I got this knife from a client of mine.

It’s a kitchen knife and it was a very sweet present. I was at her house for dinner the night before a key deposition in her case. I used it just last night to make dinner for my kids and it brought up a memory that may surprise you. 


This particular client called me because someone had been messing with her credit report. Clear as day, there it was, Company X was hammering away at her credit report for something that had absolutely nothing to do with her. It crushed her score and made everything from buying a car for her daughter to refinancing her house - a virtual impossibility.


Not being one to simply take an unjust beating, she called me. We gathered all the facts, helped her craft some letters and get them into the mail, and, when nothing changed, we filed a lawsuit. Ok, the credit bureaus got the picture: here was something wrong that they (unsurprisingly) ignored the first time around (probably because most victims don’t ever file a lawsuit) and now they were going to have to pay the money. And pay the money they did.


But wait, there’s more. Company X - the one who started the whole mess in the first place, they went into denial mode. “Oh no, it wasn’t us! We wouldn’t do that! We didn’t do that! Our employee would never do that!” and, best of all “Your client is probably lying.” Oh, really? Ok, let’s just go ahead and check that out then. Let’s break out the can opener and the long knives and sit down for a deposition.


And depose we did. Now, I wish the law was like TV. You know, close game, tied going into the 8th inning, a real nail-biter! But it usually isn’t. And this case was no different. As I turned on the video camera that I had stuffed in Mr. Corporate X’s face, I noticed that he started playing with his nose and rolling his eyes. Corporate X attorney was still looking fierce, like “you’re making a dumb mistake Mr. Aggressive Consumer Protection Attorney!”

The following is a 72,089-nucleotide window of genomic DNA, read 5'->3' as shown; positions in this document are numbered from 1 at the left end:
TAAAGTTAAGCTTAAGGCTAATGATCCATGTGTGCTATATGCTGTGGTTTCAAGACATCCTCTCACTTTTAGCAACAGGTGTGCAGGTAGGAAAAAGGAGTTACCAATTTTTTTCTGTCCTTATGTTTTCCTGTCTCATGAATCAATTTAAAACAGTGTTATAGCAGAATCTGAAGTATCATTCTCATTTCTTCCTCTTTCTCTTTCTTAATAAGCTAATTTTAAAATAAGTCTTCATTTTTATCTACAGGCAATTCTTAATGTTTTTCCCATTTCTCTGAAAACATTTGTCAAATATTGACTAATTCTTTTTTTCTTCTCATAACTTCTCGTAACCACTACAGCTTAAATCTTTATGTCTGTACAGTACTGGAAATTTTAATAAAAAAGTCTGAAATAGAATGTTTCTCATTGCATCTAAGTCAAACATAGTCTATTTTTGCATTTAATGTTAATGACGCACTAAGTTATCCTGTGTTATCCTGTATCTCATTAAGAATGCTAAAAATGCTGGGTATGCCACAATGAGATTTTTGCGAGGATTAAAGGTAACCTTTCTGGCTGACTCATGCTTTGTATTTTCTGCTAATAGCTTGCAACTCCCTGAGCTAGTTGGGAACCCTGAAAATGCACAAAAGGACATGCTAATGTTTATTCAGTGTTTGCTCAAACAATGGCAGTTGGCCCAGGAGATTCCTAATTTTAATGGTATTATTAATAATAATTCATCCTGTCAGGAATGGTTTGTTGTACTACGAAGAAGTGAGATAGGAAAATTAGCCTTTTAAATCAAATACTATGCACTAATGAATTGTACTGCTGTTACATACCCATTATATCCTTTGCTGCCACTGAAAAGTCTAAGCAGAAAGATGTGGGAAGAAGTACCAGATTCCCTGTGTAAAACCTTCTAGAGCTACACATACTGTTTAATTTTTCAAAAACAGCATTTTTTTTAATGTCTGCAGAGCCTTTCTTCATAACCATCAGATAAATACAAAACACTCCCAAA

Do you ever catch your kids in one of those self contained lies? The internal inconsistency that has you kindly asking them, “Jack, which one of those things you told me was the truth and which one was the lie?” It was like that, only it went on for 3 hours! Near the end, everyone in the room, even his attorney, felt bad for Mr. Corporate X. I mean, he has a family, kids, coworkers, neighbors. Imagine telling and getting caught in somewhere between 30-40 lies on video tape over the course of 3 hours. It was painful - in a human tragedy sort of way.


What might surprise you, is that most of my cases are like this. The company that did you wrong is going to blow you off, then they’re going to deny everything, then they’re going to blame you for it! That’s just what they have found makes the most money over time - for them. Never mind what the law says they’re supposed to do. I like to break out the tongs and the long knife and cut those stories up to into the little pieces of lies that they actually are, right out there so everyone can see.


That case for the client who gave me the knife? It settled on very favorable terms not long afterwards. Every case is different, but they’re all so very similar. Don’t take “no” for an answer - break out the long knife!

Michael F. Cardoza, Esq.
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U.S. Marine & Consumer Financial Protection Attorney helping victims of ID theft and Credit Reporting errors.